corps, and Smith
's corps coming from Missouri
), in which he included about 8000 or 10,000 new troops at Nashville
, and the same number of civil employees of the quartermaster's department.
The Fourth and Twenty-third corps he estimated at 27,000 men, and Smith
's at 10,000, and the cavalry in the field at 7700.
All this was sufficiently accurate if no account were taken of men unfit for duty or not equipped.
But the official returns show that the number of officers and men present for duty equipped amounted to 29,322 in the department, and in the two corps in the field to 24,265, and in the cavalry in the field, to 4800.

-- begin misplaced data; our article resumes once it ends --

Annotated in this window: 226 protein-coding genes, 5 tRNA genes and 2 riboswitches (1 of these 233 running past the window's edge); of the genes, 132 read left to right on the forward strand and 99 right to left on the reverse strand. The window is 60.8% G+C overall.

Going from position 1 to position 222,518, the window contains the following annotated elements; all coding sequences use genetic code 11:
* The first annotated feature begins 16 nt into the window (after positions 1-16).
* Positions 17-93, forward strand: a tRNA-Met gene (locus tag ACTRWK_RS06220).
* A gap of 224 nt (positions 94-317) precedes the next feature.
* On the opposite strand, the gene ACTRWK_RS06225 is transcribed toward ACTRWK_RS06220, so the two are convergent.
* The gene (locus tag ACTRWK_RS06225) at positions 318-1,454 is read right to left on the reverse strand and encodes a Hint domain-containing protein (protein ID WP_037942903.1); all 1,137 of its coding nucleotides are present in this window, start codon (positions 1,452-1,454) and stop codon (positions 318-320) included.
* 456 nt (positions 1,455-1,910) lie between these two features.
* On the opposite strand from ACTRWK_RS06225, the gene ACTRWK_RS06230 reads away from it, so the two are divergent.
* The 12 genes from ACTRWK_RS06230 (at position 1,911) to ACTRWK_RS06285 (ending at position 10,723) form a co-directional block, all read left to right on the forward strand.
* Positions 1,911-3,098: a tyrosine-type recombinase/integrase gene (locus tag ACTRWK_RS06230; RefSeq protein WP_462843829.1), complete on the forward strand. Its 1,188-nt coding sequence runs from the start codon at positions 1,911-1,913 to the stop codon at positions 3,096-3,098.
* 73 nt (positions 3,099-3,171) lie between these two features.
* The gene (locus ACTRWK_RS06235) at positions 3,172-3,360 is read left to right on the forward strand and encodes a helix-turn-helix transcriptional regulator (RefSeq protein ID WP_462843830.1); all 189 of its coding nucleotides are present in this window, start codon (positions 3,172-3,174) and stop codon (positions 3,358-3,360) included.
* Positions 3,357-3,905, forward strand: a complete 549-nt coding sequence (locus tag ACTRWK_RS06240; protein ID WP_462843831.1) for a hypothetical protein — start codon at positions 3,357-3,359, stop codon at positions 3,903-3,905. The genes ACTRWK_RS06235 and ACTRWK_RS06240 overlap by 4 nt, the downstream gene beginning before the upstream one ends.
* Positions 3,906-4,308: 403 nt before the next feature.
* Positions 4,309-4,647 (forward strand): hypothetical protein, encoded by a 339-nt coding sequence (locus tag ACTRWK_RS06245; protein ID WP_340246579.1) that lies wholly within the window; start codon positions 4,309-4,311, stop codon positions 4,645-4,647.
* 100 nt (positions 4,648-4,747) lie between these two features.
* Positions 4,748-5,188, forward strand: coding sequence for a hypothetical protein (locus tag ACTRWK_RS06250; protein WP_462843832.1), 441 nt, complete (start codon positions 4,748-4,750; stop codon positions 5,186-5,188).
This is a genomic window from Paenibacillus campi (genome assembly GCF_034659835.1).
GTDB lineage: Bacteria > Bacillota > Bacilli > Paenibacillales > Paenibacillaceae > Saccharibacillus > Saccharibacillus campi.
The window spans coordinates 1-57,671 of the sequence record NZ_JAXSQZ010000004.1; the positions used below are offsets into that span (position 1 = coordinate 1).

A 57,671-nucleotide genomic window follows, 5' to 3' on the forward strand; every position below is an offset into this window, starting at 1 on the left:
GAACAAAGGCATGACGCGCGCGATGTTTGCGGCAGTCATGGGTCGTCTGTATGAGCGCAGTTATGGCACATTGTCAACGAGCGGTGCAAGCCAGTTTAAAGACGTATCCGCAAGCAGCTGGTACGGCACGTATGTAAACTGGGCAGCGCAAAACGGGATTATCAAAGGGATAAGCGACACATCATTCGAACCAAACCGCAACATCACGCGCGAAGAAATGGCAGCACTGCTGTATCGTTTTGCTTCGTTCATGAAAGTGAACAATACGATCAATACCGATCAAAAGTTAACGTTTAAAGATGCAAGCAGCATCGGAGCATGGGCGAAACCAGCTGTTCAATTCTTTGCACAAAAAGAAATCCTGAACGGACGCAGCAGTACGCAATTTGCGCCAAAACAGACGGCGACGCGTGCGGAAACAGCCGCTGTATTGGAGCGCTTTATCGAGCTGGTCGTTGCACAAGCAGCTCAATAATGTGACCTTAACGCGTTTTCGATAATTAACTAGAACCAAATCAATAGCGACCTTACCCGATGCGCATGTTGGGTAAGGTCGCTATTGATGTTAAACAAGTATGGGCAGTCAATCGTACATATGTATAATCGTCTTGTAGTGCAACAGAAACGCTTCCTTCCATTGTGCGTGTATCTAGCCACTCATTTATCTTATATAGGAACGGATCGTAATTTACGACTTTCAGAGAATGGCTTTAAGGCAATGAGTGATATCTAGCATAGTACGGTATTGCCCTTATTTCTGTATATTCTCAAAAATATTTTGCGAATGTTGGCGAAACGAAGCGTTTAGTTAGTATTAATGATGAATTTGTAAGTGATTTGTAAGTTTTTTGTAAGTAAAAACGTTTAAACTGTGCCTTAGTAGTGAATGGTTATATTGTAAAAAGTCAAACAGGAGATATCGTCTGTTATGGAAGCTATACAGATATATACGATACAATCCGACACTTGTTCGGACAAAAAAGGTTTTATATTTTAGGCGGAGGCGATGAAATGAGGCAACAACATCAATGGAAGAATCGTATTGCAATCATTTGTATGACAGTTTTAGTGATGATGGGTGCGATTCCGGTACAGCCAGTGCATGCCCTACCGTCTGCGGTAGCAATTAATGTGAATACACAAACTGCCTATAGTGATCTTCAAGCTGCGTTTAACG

There were therefore the following discrepancies in Sherman
's estimate, due in part to the discharge of men whose terms had expired, as well as to the usual number of men not equipped for duty in the ranks: in the troops in the department, a discrepancy of 8000; in the army corps in the field, 2735; in the cavalry in the field, 29001
—a total discrepancy of 13,635.
That is to say, Sherman
's own estimate was in excess of Thomas
's actual strength by a force greater than either of the two army corps he sent back to help Thomas
If he had sent back another large corps,—say the Fourteenth, 13,000 strong, having besides the moral strength due to the fact that it was Thomas
's old corps,—the discrepancy in his own estimate would doubtless have been sufficiently overcome, and the line of Duck River
at least, if not that of the Tennessee
, as Sherman
had assured Grant
, would have been securely held until A. J. Smith
arrived and Thomas
could assume the offensive.
's force was ready to invade Tennessee